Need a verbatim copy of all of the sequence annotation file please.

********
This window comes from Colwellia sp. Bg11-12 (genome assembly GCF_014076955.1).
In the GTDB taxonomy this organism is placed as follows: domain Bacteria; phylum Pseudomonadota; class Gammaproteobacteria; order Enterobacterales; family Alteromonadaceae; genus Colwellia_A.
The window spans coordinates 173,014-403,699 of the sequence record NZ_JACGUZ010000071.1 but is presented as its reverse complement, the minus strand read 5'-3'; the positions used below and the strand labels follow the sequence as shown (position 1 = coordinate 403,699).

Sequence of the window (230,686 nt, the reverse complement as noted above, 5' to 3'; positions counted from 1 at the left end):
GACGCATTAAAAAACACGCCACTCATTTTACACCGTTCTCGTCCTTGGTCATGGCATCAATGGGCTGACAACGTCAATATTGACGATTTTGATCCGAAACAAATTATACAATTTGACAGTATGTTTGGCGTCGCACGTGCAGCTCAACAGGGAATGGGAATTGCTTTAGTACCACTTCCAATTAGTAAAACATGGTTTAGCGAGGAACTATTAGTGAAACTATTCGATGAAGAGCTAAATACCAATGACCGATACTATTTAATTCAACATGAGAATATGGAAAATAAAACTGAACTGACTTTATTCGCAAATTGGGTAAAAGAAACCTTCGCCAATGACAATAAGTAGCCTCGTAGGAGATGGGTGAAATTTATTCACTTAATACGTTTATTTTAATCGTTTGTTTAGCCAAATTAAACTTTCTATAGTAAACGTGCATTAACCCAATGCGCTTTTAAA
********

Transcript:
This window comes from Colwellia sp. Bg11-12 (genome assembly GCF_014076955.1).
In the GTDB taxonomy this organism is placed as follows: domain Bacteria; phylum Pseudomonadota; class Gammaproteobacteria; order Enterobacterales; family Alteromonadaceae; genus Colwellia_A.
The window spans coordinates 173,014-403,699 of the sequence record NZ_JACGUZ010000071.1 but is presented as its reverse complement, the minus strand read 5'-3'; the positions used below and the strand labels follow the sequence as shown (position 1 = coordinate 403,699).

Sequence of the window (230,686 nt, the reverse complement as noted above, 5' to 3'; positions counted from 1 at the left end):
GACGCATTAAAAAACACGCCACTCATTTTACACCGTTCTCGTCCTTGGTCATGGCATCAATGGGCTGACAACGTCAATATTGACGATTTTGATCCGAAACAAATTATACAATTTGACAGTATGTTTGGCGTCGCACGTGCAGCTCAACAGGGAATGGGAATTGCTTTAGTACCACTTCCAATTAGTAAAACATGGTTTAGCGAGGAACTATTAGTGAAACTATTCGATGAAGAGCTAAATACCAATGACCGATACTATTTAATTCAACATGAGAATATGGAAAATAAAACTGAACTGACTTTATTCGCAAATTGGGTAAAAGAAACCTTCGCCAATGACAATAAGTAGCCTCGTAGGAGATGGGTGAAATTTATTCACTTAATACGTTTATTTTAATCGTTTGTTTAGCCAAATTAAACTTTCTATAGTAAACGTGCATTAACCCAATGCGCTTTTAAA